Tag Archives: First World War Centenary

The Kent in WW1 film “Echoes from the Kent Coast” is now available

This short film from award-winning director Nichola Bruce illustrates the world of hidden stories and connections that mark Kent and its people out as particularly important in the impact and legacy of the First World War.

Nichola Bruce, with long-term collaborator Sam Sharples, bring a taste of the stories from Coastal Kent in the First World War alive. Working closely with the Screen South Kent in WW1 research team, led by Darrienne Price, the film is supported by local people and their families who have allowed us to reflect on some very personal stories echoing down the century.

Local heritage groups and organisations have been very generous in opening up their archive and giving us their time to discuss the unique contribution played by Kent communities. We are also grateful to the Imperial War Museum for their support on archive moving image research and inclusion.

Screen South would like to thank all those involved in the making of this film, something which we are very proud of, and we hope that you too will enjoy and appreciate the film’s significance in telling the stories of Kent in WW1.  For more stories from WW1, visit the  http://kentww1.com/ website.


Exploring ‘Gateways to the First World War’

ExploringGatewaysJan2015On Friday 16th January, over 50 of us gathered at the University of Kent to hear from the ‘Gateways’ team.

We heard from Dr Sam Carroll, Community Heritage Researcher, who introduced the Gateways centre, its aims* and how it can and has supported various community projects. For example, Dr Will Butler from the university’s School of History, shared his experience of working with the Simon Langton School in Canterbury; and Ernie Brennan from the National Children’s Football Alliance with Dr Emma Hanna talked about Gateways support of the Peace Fields Project.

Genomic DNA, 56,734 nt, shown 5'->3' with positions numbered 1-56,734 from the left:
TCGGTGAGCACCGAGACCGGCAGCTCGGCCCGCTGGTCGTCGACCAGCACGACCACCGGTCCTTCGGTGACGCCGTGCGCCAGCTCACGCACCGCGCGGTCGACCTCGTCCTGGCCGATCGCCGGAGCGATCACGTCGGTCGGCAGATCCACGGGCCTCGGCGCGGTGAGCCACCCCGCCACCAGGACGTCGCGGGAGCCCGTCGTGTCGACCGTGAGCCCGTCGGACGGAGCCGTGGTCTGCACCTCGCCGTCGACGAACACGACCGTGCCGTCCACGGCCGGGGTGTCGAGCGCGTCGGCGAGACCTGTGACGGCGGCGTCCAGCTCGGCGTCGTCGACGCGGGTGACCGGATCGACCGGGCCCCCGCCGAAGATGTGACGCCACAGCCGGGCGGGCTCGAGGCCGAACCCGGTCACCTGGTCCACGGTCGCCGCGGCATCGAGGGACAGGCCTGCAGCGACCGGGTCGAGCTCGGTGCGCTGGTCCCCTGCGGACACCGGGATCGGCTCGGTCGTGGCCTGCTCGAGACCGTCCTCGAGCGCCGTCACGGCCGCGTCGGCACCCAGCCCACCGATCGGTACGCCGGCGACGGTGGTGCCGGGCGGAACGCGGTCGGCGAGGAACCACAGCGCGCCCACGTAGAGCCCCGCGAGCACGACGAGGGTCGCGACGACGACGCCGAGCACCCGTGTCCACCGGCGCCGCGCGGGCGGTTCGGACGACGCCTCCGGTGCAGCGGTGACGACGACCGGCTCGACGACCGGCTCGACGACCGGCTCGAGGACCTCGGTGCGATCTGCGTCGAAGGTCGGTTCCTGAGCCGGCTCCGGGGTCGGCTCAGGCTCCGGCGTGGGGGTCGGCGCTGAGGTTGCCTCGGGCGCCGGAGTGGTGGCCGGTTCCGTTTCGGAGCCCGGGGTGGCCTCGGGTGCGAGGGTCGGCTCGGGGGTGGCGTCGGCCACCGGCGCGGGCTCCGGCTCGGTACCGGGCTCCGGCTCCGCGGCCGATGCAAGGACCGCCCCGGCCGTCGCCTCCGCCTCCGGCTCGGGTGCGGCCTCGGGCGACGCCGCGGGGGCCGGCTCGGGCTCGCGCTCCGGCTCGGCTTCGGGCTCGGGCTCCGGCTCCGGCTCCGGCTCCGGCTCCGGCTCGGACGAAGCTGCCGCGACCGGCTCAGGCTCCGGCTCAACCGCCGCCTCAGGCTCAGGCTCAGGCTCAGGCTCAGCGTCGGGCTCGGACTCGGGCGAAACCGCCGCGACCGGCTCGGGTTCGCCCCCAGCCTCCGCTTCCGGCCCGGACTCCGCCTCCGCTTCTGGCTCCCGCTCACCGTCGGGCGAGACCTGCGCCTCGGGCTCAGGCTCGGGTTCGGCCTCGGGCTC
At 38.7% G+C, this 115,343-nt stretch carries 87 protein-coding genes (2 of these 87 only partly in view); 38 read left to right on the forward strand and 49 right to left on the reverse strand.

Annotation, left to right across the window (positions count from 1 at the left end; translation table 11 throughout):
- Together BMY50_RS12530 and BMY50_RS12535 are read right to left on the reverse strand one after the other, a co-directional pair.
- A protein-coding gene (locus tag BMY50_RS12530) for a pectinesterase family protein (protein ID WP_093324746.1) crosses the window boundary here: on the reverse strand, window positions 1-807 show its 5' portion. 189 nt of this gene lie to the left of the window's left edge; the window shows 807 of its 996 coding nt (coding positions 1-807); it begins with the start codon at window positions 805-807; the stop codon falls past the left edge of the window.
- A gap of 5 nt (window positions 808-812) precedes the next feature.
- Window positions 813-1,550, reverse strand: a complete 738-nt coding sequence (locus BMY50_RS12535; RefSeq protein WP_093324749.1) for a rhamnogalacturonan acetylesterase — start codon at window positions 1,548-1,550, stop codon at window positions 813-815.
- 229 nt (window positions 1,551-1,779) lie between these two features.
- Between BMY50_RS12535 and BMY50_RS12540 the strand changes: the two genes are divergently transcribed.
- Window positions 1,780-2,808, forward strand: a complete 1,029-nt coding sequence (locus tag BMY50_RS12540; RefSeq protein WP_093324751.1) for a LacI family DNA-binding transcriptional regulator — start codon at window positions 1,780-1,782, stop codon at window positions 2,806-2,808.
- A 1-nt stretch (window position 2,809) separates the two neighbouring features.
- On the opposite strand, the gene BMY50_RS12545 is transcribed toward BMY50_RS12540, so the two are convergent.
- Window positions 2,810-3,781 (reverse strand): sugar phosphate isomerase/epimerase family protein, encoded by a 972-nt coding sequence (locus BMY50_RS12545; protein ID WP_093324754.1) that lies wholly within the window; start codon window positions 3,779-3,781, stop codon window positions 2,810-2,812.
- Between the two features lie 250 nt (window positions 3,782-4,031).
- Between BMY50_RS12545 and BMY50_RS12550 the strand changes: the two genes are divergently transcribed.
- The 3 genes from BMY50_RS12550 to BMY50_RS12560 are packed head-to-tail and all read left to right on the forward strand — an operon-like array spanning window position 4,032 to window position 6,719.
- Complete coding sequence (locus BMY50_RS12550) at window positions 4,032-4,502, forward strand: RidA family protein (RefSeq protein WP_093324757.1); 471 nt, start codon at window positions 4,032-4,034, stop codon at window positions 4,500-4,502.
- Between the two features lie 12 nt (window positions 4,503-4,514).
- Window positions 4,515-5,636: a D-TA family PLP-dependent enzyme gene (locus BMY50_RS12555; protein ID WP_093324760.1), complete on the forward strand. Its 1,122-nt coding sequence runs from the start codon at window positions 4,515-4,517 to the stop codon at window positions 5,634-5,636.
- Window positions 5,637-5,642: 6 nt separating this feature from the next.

We also heard from Dr Zoë Denness (Gateways team) and Jon Beer (School of History) about how University of Kent students and other volunteers could get involved in your project. Student Ruben Rees told us how he had volunteered at Canterbury Cathedral Archive and supported them in their First World War research.

We were also joined by: members from the Dover Museums & Arts Group (DMAG) who talked about their ‘Codename: Joined Up‘ First World War project; and from Blue Town Heritage Centre, the Royal Engineers Museum and Viola Films who described how they managed their joint ‘For the Fallen’ project.

Don’t forget, the Heritage Lottery Fund’s ‘Then & Now‘ funding strand is still open for applications.

*’Gateways to the First World War’ is a centre for public engagement with the First World War centenary funded by the Arts and Humanities Research Council (AHRC). The aim of the Gateways team is to encourage and support public interest in the centenary of the First World War through a range of events and activities such as open days and study days, advice on access to materials and expertise, and signposting for other resources and forms of support.